NEW YORK, NY -- Thus far in this photo-finish Democratic primary race, patterns have been hard to identify and the accuracy of polls has been questionable at best. Fundamental to turnout stats-- and therefore election results-- are the deadlines and rules unique to each State's primary or caucus.
Be it election day registration, early and absentee voting, or open (or "modified") versus closed primaries and caucuses-- these are the factors that determine localized campaign strategy and how easy it is for the average voter to weigh-in. In fact, states that have progressive rules (New Hampshire, Wisconsin, Minnesota etc...) see 10 percent to -12 percent higher turnout than other states.
Usually States with progressive-style election rules and higher turnout tend to favor Senator Obama's campaign, since he drives new and historically disenfranchised voters to the polls. Yet Pennsylvania and the surrounding States of New York (Hillary +17.5, 19.9 percent turnout), New Jersey (Hillary +9.8, 30.2 percent turnout), Delaware (Obama +8.8, 23.7 percent turnout), and Maryland (Obama +23.5, 27.3 percent turnout) are not progressive and have a varied election turnout. What's more, nearby and demographically similar Ohio (Hillary +10.1 and more than 40 percent turnout) holds a "modified primary," which simply means voters who are not registered under either major party were allowed to vote after changing their party affiliation.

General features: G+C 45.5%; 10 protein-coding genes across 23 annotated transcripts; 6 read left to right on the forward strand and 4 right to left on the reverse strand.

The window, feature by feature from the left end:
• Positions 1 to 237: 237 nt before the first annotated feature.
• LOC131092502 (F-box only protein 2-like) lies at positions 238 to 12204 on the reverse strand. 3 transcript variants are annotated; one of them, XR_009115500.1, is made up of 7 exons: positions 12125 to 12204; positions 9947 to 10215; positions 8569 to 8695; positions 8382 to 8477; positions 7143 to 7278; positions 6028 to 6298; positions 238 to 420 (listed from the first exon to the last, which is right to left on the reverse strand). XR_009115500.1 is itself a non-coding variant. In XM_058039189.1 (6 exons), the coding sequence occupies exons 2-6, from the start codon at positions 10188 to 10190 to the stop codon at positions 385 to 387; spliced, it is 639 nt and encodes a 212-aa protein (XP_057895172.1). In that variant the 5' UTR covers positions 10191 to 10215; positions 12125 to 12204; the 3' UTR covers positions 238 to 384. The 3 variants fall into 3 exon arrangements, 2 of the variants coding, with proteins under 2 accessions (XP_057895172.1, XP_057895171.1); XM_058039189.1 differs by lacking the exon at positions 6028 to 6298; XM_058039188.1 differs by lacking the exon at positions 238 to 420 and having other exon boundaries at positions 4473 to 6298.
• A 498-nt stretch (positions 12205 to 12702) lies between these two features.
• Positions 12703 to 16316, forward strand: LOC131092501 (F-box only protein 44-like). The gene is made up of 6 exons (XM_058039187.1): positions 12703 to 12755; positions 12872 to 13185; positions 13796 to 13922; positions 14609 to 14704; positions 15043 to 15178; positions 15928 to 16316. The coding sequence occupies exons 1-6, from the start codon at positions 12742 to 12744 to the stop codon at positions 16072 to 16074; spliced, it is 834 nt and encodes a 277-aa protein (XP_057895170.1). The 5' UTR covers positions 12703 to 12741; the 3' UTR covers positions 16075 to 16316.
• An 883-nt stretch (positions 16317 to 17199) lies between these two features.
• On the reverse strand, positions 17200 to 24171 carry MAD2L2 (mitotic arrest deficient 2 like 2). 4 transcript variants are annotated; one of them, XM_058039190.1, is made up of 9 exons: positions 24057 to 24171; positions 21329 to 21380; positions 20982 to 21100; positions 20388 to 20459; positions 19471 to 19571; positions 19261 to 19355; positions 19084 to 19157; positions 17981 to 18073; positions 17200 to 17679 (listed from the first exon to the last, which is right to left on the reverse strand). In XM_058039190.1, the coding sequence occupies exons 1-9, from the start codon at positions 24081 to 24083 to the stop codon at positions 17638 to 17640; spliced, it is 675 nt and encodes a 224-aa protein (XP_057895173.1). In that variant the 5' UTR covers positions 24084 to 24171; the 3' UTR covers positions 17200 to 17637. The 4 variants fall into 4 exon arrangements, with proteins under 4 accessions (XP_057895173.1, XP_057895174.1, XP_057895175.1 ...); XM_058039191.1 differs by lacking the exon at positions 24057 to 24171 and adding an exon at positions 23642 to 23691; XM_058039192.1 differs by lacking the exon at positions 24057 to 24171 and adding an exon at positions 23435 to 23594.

So, what does all this mean for Pennsylvania?
In the 2000 and 2004 primary elections, 17.9 percent and 21.2 percent of Pennsylvanians voted. Record turnout is on deck for tonight, especially since there are over 300,000 new and cross-over registrants. The NYTimes is reporting 4.2 million Democrats up from 3.9 million in November 2007. Those voters will likely chip away at Hillary's demographic advantage.
Who are these new registrants and who for are they leaning? Many are young, new voters at colleges and universities in urban areas but also sprinkled throughout the central-state Burgs. Media buying expenditures aside, the six-week lead-up to this primary-- ample time for retail and organizational bottoms-up mobilizing-- was Obama's proximate advantage.
At this point the polls are closed. Wr'll know soon who won. One thing is for sure: Hillary's best friend in Pennsylvania (even better than Gov. Rendell and the crowds of older voters) is the state's closed primary and inflexible voting regulations, especially since this is the state's first meaningful primary and more than 20 percent of the state population is between 18 and 30 years old.